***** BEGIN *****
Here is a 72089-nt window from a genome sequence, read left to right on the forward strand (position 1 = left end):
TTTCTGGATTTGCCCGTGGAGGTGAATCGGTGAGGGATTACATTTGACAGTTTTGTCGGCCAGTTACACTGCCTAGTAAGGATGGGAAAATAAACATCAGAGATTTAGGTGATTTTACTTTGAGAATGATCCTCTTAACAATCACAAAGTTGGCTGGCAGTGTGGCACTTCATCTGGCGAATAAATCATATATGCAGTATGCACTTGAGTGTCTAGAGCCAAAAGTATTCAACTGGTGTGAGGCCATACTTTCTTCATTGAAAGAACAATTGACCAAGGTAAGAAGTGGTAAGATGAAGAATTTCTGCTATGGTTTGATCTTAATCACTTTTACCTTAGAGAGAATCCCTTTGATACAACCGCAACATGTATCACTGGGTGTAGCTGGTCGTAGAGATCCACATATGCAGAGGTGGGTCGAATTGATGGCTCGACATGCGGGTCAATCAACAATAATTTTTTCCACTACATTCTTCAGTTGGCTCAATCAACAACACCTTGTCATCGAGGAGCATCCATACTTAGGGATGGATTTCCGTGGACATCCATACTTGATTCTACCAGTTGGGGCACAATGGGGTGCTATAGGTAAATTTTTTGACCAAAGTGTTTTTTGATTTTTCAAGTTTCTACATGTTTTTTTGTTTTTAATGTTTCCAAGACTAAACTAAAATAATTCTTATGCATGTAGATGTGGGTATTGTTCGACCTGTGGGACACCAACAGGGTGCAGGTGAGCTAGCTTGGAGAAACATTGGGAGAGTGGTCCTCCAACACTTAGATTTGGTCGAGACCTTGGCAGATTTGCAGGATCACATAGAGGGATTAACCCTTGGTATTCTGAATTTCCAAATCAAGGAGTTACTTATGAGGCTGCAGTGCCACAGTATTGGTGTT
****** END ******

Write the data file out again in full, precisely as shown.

Here is a 72089-nt window from a genome sequence, read left to right on the forward strand (position 1 = left end):
TTTCTGGATTTGCCCGTGGAGGTGAATCGGTGAGGGATTACATTTGACAGTTTTGTCGGCCAGTTACACTGCCTAGTAAGGATGGGAAAATAAACATCAGAGATTTAGGTGATTTTACTTTGAGAATGATCCTCTTAACAATCACAAAGTTGGCTGGCAGTGTGGCACTTCATCTGGCGAATAAATCATATATGCAGTATGCACTTGAGTGTCTAGAGCCAAAAGTATTCAACTGGTGTGAGGCCATACTTTCTTCATTGAAAGAACAATTGACCAAGGTAAGAAGTGGTAAGATGAAGAATTTCTGCTATGGTTTGATCTTAATCACTTTTACCTTAGAGAGAATCCCTTTGATACAACCGCAACATGTATCACTGGGTGTAGCTGGTCGTAGAGATCCACATATGCAGAGGTGGGTCGAATTGATGGCTCGACATGCGGGTCAATCAACAATAATTTTTTCCACTACATTCTTCAGTTGGCTCAATCAACAACACCTTGTCATCGAGGAGCATCCATACTTAGGGATGGATTTCCGTGGACATCCATACTTGATTCTACCAGTTGGGGCACAATGGGGTGCTATAGGTAAATTTTTTGACCAAAGTGTTTTTTGATTTTTCAAGTTTCTACATGTTTTTTTGTTTTTAATGTTTCCAAGACTAAACTAAAATAATTCTTATGCATGTAGATGTGGGTATTGTTCGACCTGTGGGACACCAACAGGGTGCAGGTGAGCTAGCTTGGAGAAACATTGGGAGAGTGGTCCTCCAACACTTAGATTTGGTCGAGACCTTGGCAGATTTGCAGGATCACATAGAGGGATTAACCCTTGGTATTCTGAATTTCCAAATCAAGGAGTTACTTATGAGGCTGCAGTGCCACAGTATTGGTGTT